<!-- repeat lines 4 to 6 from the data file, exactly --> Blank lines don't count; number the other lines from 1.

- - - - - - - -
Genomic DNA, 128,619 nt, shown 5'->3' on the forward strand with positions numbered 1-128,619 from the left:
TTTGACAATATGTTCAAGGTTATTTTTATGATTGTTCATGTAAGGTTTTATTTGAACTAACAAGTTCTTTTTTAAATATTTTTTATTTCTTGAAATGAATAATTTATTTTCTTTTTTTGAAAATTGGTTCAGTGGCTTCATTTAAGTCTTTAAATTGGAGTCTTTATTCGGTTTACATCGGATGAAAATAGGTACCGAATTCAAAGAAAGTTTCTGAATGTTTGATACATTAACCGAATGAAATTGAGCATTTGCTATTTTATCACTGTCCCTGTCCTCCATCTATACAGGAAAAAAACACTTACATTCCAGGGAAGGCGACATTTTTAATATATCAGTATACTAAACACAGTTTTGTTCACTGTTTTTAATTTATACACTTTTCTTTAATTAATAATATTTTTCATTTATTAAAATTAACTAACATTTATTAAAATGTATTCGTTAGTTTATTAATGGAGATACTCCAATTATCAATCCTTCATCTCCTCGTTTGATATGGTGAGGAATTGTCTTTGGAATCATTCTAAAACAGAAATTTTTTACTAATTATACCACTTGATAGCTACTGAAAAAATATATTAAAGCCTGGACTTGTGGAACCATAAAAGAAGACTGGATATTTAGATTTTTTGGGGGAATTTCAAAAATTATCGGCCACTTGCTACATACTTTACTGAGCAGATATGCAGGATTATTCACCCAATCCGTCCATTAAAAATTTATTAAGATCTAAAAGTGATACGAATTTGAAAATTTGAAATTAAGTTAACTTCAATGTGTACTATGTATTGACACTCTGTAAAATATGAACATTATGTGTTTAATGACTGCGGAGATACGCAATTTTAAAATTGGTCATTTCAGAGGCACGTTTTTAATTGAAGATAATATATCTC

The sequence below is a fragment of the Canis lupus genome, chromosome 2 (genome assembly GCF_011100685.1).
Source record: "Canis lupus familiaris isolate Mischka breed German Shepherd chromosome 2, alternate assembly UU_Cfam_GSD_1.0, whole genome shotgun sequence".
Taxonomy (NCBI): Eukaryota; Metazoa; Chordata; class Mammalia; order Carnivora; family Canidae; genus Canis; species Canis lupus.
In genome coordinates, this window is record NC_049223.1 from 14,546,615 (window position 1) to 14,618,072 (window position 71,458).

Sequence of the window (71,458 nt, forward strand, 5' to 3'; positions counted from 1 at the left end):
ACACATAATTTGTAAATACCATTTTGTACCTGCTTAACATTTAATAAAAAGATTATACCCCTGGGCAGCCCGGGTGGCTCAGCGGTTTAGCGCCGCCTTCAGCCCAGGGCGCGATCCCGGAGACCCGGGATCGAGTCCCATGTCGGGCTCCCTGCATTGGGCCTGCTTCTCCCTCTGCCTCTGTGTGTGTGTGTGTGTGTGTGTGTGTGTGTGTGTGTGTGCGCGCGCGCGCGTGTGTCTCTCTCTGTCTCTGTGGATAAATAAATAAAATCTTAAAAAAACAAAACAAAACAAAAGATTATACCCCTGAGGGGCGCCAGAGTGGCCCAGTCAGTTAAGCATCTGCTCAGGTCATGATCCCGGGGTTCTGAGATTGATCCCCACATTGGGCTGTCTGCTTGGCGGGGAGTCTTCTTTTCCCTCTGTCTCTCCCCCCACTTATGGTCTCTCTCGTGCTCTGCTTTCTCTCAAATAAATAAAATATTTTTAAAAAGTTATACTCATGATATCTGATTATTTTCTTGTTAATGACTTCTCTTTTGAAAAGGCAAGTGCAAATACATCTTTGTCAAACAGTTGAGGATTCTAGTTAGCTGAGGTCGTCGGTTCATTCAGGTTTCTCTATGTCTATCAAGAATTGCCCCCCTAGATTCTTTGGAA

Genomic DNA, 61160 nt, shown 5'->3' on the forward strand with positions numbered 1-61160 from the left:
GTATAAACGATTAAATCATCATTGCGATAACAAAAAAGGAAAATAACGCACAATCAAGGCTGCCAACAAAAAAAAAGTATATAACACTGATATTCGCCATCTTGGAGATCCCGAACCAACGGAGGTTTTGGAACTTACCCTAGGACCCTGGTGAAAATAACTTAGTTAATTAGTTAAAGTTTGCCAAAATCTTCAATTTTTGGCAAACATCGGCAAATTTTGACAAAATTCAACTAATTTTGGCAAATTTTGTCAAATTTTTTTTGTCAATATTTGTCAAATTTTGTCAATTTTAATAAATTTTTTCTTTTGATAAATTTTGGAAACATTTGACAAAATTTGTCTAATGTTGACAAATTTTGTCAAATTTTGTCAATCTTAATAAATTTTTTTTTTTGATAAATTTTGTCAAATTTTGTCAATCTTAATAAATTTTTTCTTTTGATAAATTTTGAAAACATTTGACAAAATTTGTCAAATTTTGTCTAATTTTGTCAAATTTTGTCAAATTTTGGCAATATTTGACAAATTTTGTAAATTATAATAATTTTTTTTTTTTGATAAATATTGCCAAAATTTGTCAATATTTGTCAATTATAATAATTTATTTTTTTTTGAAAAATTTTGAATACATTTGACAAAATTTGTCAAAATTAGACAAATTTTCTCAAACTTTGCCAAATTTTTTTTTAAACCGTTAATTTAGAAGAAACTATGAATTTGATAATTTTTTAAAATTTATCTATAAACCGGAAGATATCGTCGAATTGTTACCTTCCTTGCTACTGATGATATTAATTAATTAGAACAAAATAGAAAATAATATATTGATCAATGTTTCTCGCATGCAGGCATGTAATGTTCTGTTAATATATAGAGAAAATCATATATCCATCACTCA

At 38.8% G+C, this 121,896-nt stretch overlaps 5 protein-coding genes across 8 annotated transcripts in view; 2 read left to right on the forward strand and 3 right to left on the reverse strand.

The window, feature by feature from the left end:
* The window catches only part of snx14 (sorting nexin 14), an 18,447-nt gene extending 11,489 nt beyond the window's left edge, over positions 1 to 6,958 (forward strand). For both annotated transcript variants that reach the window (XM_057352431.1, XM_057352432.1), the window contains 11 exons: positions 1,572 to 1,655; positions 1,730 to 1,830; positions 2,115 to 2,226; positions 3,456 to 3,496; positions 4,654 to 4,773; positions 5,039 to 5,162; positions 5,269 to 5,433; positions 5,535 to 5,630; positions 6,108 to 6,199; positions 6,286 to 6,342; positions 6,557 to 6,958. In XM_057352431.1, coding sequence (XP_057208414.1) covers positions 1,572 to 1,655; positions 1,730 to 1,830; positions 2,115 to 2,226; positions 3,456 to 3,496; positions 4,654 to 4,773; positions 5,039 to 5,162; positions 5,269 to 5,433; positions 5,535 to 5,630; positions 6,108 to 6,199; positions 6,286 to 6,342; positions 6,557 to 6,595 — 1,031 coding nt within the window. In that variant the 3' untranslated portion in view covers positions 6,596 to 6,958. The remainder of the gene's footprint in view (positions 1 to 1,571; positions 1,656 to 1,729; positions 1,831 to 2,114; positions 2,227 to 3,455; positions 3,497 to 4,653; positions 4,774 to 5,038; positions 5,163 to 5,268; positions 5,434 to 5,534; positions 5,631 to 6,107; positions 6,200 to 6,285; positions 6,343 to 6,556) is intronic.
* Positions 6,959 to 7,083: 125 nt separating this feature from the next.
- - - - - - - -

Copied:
Source record: "Canis lupus familiaris isolate Mischka breed German Shepherd chromosome 2, alternate assembly UU_Cfam_GSD_1.0, whole genome shotgun sequence".
Taxonomy (NCBI): Eukaryota; Metazoa; Chordata; class Mammalia; order Carnivora; family Canidae; genus Canis; species Canis lupus.
In genome coordinates, this window is record NC_049223.1 from 14,546,615 (window position 1) to 14,618,072 (window position 71,458).